There are different types of powers of attorney, and they are used for different sets of circumstances. For example, a general power of attorney would give an agent of your choosing the ability to act on your behalf for all different types of purposes. Let’s say that you are going to be out of the country for an extended period of time. The general power of attorney would allow your agent to handle all of your affairs.
There are also limited powers of attorney. To provide another example, suppose you want to buy a piece of property in Florida, but you are physically in California and unable to get to Florida. You could give someone who was in Florida a limited power of attorney simply to conduct this one transaction on your behalf.
These types of powers of attorney would not remain in effect if you were to become incapacitated. Incapacity planning involves the execution of durable powers of attorney. These powers of attorney are going to remain intact even if you were to become incapacitated.
When you are planning your estate you should definitely plan ahead for the possibility of incapacity, and durable powers of attorney are usually going to be part of the plan. You could name a financial decision-maker with a durable power of attorney for financial matters.
It is also possible to execute a durable power of attorney for health care. This is sometimes called a health care proxy. With this document, you empower an individual of your choosing to make your medical decisions for you if you become incapacitated.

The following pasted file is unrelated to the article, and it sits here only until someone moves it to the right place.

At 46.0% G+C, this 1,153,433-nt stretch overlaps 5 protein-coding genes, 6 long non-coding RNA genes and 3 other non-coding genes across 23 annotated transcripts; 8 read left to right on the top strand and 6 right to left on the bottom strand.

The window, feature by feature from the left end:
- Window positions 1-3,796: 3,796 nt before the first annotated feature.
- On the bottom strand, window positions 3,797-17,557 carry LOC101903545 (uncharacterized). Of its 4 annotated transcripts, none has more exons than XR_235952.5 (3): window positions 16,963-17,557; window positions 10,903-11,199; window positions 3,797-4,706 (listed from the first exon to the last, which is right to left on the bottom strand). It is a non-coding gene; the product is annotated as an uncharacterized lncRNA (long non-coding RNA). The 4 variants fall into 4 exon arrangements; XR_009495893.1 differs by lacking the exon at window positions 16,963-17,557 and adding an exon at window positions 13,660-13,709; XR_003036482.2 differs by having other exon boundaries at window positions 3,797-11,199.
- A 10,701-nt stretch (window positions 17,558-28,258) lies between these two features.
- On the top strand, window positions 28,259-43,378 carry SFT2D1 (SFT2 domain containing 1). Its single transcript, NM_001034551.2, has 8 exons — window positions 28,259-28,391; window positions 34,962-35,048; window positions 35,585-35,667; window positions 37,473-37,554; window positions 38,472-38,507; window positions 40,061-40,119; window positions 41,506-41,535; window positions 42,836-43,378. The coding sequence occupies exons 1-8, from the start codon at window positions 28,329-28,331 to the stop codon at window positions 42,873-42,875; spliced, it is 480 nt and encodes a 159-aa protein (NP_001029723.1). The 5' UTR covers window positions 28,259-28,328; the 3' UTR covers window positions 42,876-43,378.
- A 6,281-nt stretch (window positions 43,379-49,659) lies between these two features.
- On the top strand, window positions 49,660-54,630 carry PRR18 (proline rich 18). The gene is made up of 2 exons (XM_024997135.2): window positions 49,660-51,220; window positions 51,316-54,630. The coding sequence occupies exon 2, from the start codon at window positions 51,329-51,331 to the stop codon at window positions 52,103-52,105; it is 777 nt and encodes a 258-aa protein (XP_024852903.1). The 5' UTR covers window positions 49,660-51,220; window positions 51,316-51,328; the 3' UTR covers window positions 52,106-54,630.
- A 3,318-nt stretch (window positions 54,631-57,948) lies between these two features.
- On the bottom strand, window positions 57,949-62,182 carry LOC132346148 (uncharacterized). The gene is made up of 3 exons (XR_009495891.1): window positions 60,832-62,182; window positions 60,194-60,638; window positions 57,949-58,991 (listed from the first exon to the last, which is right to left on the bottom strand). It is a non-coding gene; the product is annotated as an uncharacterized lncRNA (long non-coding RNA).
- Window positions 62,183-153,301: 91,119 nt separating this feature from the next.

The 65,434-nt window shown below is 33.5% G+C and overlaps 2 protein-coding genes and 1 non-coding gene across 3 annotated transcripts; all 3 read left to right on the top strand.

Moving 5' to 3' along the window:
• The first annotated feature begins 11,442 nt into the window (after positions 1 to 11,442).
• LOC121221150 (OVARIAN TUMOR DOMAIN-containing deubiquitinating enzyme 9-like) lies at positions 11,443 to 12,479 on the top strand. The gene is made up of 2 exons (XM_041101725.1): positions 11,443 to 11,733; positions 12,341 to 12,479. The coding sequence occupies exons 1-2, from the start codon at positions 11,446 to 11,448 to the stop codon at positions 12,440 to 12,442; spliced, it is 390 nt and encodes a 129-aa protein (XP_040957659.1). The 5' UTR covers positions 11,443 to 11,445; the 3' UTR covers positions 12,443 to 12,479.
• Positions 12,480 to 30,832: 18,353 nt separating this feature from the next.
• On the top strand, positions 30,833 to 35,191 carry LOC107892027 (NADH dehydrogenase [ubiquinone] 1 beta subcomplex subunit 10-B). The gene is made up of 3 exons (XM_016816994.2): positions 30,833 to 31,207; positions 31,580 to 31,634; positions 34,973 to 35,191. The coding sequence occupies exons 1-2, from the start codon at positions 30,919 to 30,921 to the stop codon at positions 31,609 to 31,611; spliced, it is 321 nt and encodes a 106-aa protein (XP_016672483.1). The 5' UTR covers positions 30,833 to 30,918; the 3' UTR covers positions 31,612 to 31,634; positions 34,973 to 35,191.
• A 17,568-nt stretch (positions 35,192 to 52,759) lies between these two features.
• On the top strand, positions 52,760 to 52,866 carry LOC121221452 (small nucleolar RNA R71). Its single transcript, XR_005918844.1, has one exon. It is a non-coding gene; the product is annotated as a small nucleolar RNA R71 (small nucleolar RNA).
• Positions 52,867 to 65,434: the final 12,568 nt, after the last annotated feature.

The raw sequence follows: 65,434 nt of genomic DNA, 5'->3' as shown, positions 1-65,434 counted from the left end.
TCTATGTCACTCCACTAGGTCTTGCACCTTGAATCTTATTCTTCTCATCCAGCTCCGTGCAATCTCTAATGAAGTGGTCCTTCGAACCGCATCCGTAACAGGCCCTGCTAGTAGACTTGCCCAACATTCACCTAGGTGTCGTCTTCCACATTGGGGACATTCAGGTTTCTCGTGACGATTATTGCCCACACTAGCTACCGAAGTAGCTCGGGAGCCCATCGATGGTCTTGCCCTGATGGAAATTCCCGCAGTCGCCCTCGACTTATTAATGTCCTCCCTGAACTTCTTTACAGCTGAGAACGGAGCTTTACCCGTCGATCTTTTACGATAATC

While we’re on the subject, you should also execute a HIPAA authorization so that your health care agent can access your medical records and have a total understanding of your condition at all times.
You don’t have to name the same person to act as your health care agent and your financial decision-maker. You can name two different respective attorneys-in-fact if this is your preference.
There are those who don’t concern themselves with incapacity planning. They know that people sometimes become incapacitated, but they think that it is a relative rarity. Because of this belief, they’re willing to take their chances.
This kind of thinking can result in some negative consequences. In fact, approximately 45% of people who are at least 85 have Alzheimer’s disease. If you think you’re so healthy that you will never become incapacitated, you may want to reconsider. If you are very healthy it is likely that you will live to an advanced age, and Alzheimer’s may very much become a factor.
There is no reason to be overconfident. Put an incapacity plan in place within your broader estate plan and you can go forward with peace of mind.